I'm going to retrofit my custom graphics engine so that it takes advantage of multicore CPUs. More exactly, I am looking for a library to parallelize loops.

It seems to me that both OpenMP and Intel's Thread Building Blocks are very well suited for the job. Also, both are supported by Visual Studio's C++ compiler and most other popular compilers. And both libraries seem quite straight-forward to use.

So, which one should I choose? Has anyone tried both libraries and can give me some cons and pros of using either library? Also, what did you choose to work with in the end?




7 Answers 7


I haven't used TBB extensively, but my impression is that they complement each other more than competing. TBB provides threadsafe containers and some parallel algorithms, whereas OpenMP is more of a way to parallelise existing code.

Personally I've found OpenMP very easy to drop into existing code where you have a parallelisable loop or bunch of sections that can be run in parallel. However it doesn't help you particularly for a case where you need to modify some shared data - where TBB's concurrent containers might be exactly what you want.

If all you want is to parallelise loops where the iterations are independent (or can be fairly easily made so), I'd go for OpenMP. If you're going to need more interaction between the threads, I think TBB may offer a little more in that regard.

  • 2
    Good point about the existing code. It's easier to plug few pragma's here and there. Plugging in TBB might be more difficult (much depends on the existing code style)
    – Anonymous
    Commented Mar 5, 2009 at 22:35

From Intel's software blog: Compare Windows* threads, OpenMP*, Intel® Threading Building Blocks for parallel programming

It is also the matter of style - for me TBB is very C++ like, while I don't like OpenMP pragmas that much (reeks of C a bit, would use it if I had to write in C).

I would also consider the existing knowledge and experience of the team. Learning a new library (especially when it comes to threading/concurrency) does take some time. I think that for now, OpenMP is more widely known and deployed than TBB (but this is just mine opinion).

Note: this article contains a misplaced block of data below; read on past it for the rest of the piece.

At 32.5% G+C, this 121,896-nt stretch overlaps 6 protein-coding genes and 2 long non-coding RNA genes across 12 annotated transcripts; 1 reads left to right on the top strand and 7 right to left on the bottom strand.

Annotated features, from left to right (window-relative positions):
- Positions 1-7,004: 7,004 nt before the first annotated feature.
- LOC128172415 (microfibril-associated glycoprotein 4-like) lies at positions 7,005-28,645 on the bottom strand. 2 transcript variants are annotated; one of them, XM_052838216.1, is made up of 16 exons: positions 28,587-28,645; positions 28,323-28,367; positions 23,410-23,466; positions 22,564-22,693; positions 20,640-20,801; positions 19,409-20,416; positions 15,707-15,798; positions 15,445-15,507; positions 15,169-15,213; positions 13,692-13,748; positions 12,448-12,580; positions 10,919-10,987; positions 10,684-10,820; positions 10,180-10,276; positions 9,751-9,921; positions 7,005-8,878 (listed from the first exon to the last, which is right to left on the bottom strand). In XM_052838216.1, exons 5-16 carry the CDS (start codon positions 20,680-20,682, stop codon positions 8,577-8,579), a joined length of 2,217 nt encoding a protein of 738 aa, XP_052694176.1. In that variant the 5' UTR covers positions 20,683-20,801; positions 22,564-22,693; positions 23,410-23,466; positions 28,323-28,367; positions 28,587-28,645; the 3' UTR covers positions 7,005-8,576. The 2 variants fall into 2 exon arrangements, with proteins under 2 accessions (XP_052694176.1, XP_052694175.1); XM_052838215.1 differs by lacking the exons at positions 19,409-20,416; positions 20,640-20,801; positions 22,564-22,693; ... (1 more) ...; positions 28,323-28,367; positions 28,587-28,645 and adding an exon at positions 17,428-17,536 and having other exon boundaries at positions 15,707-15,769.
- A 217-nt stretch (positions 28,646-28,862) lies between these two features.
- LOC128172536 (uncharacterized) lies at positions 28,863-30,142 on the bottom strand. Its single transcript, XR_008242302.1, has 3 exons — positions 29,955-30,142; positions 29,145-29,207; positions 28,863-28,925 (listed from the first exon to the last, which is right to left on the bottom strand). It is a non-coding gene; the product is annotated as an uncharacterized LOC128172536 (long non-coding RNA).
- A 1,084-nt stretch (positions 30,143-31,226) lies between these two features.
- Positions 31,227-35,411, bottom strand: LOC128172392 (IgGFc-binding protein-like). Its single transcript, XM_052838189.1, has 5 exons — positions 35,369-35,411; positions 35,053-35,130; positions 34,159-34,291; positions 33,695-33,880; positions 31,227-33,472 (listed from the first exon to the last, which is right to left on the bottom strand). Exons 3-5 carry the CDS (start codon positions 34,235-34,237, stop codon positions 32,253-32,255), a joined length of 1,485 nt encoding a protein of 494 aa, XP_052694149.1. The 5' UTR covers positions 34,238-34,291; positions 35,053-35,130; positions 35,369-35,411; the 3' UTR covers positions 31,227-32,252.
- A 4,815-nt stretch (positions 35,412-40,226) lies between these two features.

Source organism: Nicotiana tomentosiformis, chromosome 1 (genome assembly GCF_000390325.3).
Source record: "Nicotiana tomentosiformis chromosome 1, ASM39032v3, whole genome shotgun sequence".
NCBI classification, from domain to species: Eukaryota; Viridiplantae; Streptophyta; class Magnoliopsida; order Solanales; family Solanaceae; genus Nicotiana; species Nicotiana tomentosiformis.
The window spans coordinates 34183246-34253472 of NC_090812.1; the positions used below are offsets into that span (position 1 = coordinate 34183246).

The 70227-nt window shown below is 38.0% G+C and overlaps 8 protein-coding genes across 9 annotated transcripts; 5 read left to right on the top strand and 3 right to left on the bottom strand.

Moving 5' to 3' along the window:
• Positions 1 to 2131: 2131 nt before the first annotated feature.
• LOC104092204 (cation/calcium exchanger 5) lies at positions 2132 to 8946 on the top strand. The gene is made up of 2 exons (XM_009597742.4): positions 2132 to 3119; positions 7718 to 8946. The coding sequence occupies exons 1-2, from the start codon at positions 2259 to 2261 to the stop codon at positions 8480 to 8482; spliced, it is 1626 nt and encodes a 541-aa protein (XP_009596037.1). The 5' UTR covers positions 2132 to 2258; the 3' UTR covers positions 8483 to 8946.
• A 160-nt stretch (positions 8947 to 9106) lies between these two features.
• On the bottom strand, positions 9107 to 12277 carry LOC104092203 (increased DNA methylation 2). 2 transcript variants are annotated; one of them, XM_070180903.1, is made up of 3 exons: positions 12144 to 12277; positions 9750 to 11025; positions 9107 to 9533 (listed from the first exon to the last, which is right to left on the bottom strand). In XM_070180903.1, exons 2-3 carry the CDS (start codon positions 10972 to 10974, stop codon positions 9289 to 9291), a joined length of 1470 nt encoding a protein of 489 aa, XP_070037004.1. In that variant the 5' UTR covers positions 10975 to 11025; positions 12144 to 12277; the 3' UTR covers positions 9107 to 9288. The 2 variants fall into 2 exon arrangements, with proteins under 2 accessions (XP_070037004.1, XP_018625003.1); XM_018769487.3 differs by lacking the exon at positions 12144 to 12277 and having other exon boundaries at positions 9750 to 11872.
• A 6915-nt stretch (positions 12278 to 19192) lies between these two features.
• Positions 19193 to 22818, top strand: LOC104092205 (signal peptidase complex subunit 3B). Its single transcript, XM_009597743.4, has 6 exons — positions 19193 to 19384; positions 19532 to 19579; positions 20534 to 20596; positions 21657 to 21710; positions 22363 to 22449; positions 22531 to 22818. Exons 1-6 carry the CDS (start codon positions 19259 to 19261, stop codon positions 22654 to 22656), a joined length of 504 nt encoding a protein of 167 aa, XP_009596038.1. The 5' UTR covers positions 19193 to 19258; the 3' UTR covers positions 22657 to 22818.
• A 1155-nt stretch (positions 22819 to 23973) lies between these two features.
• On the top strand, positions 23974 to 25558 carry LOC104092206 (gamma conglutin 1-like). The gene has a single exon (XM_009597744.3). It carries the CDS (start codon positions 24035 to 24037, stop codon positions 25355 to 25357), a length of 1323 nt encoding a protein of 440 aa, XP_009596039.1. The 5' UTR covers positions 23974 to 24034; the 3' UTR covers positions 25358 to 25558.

Yet another factor - but considering most common platforms, probably not an issue - portability. But the license might be an issue.

  • TBB incorporates some of nice research originating from academic research, for example recursive data parallel approach.
  • There is some work on cache-friendliness, for example.
  • Lecture of the Intel blog seems really interesting.
  • Thanks for the link, but since it is hosted on Intel's website, I would not really trust it with providing a completely unbiased opinion. Clearly they wrote the article to promote usage of their own library. Commented Mar 5, 2009 at 15:54
  • 2
    Yes, forgot the emoticon somewhere in the first line ;)
    – Anonymous
    Commented Mar 5, 2009 at 15:58

In general I have found that using TBB requires much more time consuming changes to the code base with a high payoff while OpenMP gives a quick but moderate payoff. If you are staring a new module from scratch and thinking long term go with TBB. If you want small but immediate gains go with OpenMP.

Also, TBB and OpenMP are not mutually exclusive.


I've actually used both, and my general impression is that if your algorithm is fairly easy to make parallel (e.g. loops of even size, not too much data interdependence) OpenMP is easier, and quite nice to work with. In fact, if you find you can use OpenMP, it's probably the better way to go, if you know your platform will support it. I haven't used OpenMP's new Task structures, which are much more general than the original loop and section options.

TBB gives you more data structures up front, but definitely requires more up front. As a plus, it might be better at making you aware of race condition bugs. What I mean by this is that it is fairly easy in OpenMP to enable race conditions by not making something shared (or whatever) that should be. You only see this when you get bad results. I think this is a bit less likely to occur with TBB.

Overall my personal preference was for OpenMP, especially given its increased expressiveness with tasks.


As far as i know, TBB (there is an OpenSource Version under GPLv2 avaiable) adresses more the C++ then C Area. These times it's hard to find C++ and general OOP parallelization specific Informations.The most adresses functional stuff like c (the same on CUDA or OpenCL). If you need C++ Support for parallelization go for TBB!

  • 1
    TBB now uses Apache license... Commented Aug 9, 2017 at 20:31

Yes, TBB is much more C++ friendly while OpenMP is more appropriate for FORTRAN-style C code given its design. The new task feature in OpenMP looks very interesting, while at the same time the Lambda and function object in C++0x may make TBB easier to use.


In Visual Studio 2008, you can add the following line to parallelize any "for" loop. It even works with multiple nested for loops. Here is an example:

#pragma omp parallel for private(i,j)
for (i=0; i<num_particles; i++)
  p[i].fitness = fitnessFunction(p[i].present);
  if (p[i].fitness > p[i].pbestFitness)
     p[i].pbestFitness = p[i].fitness;
     for (j=0; j<p[i].numVars; j++) p[i].pbest[j] = p[i].present[j];
gbest = pso_get_best(num_particles, p);

After we added the #pragma omp parallel, both cores on my Core 2 Duo were used to their maximum capacity, so total CPU usage went from 50% to 100%.

  • 1
    Just a note: nested loops work only if the compiler supports it
    – Nav
    Commented Jan 27, 2011 at 7:52
  • 3
    Just another note: you can use omp parallel for to parallelize any parallelizable for loop. For example, you could not use omp parallel for if the body contains some code like this: p[j] = p[j] - p[j-1]
    – chus
    Commented Apr 30, 2013 at 17:47

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